Shake Shack, Shake Shack, why do I love thee so? Let me compare thee with thy competition:

  1. Are you are better than In-N-Out?
  2. Are you are better than Steak ‘n Shake?
  3. Are you are better than Five Guys Burger and Fries?
  4. Are you are better than Smashburger?

Ok, enough of this burger bashing tuned to a PBS series stuck in iambic pentameter. Choosing between national, better than your average, burger chains that operate under different price points and levels of service is silly, it’s unfair. Many of these burgers have their place, though if I had all of these burger options in front of me at once, I would choose Shake Shack. And it’s kind of un Bang like of me to pick Shake Shack because it is by far the most expensive option. It is also the choice that boasts the highest quality of ingredients, the best bacon cheeseburger, oh and they serve beer, good beer. But one must be cautious, vigilant even, as to the ways one can pay and pay for a Shake Shack experience. With burgers that can cost up to$10, plus beer, tempting shakes and crinkle cut fries all aiming to rack up your tab, you really need a plan of attack when you step up to this Shack. Good thing I went through 4 burgers to find the path to Bang for your Burger Buck. Let’s start with one of the best bacon cheeseburger concepts I have ever come across.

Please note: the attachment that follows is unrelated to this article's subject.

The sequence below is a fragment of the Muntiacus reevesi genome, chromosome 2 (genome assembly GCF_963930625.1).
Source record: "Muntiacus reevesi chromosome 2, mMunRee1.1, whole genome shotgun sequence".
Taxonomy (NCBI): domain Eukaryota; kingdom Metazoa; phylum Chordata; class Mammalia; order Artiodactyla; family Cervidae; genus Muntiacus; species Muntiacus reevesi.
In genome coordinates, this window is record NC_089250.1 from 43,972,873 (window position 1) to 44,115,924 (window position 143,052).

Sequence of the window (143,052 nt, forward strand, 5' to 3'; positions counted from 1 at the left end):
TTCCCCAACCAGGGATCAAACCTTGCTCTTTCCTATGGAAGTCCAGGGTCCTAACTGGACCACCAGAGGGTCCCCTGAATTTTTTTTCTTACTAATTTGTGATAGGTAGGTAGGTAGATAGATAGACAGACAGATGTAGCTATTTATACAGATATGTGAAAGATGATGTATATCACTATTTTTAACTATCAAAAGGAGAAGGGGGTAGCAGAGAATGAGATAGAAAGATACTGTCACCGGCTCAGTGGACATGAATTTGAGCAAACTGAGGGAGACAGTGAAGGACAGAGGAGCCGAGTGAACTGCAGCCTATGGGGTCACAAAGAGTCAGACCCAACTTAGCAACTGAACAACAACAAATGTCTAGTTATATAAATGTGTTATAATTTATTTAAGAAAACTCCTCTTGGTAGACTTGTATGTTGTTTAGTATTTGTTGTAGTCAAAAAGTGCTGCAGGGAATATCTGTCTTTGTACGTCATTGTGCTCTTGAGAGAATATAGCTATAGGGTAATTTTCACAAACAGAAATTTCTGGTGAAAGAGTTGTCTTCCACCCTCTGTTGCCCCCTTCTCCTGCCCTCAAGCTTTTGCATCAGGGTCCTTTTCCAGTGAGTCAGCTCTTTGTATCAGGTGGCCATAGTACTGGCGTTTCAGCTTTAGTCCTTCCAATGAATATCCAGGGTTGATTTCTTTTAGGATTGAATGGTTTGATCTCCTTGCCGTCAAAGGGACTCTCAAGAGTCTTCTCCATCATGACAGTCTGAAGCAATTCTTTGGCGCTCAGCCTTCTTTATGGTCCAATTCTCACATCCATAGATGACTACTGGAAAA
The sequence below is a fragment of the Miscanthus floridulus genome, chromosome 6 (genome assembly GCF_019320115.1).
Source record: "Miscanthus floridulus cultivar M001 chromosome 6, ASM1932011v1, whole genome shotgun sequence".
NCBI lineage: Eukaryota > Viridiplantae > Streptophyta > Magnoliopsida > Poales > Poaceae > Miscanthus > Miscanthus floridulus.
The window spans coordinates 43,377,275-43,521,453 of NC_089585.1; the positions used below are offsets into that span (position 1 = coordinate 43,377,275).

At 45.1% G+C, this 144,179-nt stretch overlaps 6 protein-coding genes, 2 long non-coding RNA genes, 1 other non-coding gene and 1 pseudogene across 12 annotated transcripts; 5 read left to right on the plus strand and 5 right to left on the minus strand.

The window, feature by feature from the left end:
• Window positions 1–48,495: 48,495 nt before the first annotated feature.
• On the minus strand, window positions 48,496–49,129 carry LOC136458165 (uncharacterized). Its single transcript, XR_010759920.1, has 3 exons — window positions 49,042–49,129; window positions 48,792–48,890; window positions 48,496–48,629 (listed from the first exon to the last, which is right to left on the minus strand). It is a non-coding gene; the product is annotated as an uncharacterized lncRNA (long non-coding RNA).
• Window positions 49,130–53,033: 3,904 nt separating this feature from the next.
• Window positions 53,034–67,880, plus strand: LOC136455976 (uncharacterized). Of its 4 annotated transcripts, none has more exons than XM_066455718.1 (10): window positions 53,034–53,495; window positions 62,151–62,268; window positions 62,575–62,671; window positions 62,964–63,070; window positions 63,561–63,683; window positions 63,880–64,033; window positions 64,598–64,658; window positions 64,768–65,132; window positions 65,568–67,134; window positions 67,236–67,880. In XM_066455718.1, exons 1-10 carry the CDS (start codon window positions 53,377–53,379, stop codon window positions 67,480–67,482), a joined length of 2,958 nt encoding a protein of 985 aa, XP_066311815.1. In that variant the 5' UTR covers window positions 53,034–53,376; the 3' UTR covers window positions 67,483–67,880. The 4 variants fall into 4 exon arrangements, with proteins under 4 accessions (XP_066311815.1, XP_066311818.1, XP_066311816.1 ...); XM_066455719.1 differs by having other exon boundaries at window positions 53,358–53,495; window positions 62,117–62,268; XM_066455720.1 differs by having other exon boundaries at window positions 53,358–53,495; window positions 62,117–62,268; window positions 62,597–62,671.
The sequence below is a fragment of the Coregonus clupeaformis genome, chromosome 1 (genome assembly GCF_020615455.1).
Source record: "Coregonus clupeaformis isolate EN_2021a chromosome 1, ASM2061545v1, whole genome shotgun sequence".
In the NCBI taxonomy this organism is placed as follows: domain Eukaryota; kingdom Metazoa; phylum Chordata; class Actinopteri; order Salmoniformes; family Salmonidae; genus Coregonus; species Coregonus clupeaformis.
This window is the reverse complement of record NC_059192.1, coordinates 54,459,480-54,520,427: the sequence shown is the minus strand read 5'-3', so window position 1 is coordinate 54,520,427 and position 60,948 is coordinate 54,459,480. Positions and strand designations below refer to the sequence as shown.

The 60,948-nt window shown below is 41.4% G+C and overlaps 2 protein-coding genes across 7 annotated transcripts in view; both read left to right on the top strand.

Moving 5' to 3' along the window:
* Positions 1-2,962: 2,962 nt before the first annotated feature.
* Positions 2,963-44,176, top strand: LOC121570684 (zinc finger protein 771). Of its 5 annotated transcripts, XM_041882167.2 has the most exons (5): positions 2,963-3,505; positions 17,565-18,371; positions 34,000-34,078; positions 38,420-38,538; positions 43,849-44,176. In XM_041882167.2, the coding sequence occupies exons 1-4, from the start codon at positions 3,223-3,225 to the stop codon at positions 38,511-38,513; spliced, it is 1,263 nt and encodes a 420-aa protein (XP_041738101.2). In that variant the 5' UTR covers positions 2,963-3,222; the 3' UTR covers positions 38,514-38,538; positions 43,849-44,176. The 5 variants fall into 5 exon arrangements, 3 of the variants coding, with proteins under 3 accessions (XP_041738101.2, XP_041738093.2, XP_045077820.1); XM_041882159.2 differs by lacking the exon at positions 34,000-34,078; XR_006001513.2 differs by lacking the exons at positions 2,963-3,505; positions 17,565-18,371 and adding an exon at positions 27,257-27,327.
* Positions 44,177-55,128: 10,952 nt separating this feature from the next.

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The Vitals: